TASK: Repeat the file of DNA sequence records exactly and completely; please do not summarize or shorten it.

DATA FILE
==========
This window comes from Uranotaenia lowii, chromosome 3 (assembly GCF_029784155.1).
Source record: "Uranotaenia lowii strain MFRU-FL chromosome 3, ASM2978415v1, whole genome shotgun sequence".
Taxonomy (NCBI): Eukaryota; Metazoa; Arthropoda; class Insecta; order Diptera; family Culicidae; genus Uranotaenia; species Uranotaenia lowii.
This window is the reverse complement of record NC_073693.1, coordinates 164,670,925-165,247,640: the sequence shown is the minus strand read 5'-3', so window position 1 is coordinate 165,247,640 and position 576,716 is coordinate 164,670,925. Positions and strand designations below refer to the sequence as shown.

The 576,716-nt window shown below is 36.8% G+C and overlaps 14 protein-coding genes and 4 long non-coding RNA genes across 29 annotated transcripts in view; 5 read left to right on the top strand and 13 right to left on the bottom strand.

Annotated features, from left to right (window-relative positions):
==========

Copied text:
This window comes from Uranotaenia lowii, chromosome 3 (assembly GCF_029784155.1).
Source record: "Uranotaenia lowii strain MFRU-FL chromosome 3, ASM2978415v1, whole genome shotgun sequence".
Taxonomy (NCBI): Eukaryota; Metazoa; Arthropoda; class Insecta; order Diptera; family Culicidae; genus Uranotaenia; species Uranotaenia lowii.
This window is the reverse complement of record NC_073693.1, coordinates 164,670,925-165,247,640: the sequence shown is the minus strand read 5'-3', so window position 1 is coordinate 165,247,640 and position 576,716 is coordinate 164,670,925. Positions and strand designations below refer to the sequence as shown.

The 576,716-nt window shown below is 36.8% G+C and overlaps 14 protein-coding genes and 4 long non-coding RNA genes across 29 annotated transcripts in view; 5 read left to right on the top strand and 13 right to left on the bottom strand.

Annotated features, from left to right (window-relative positions):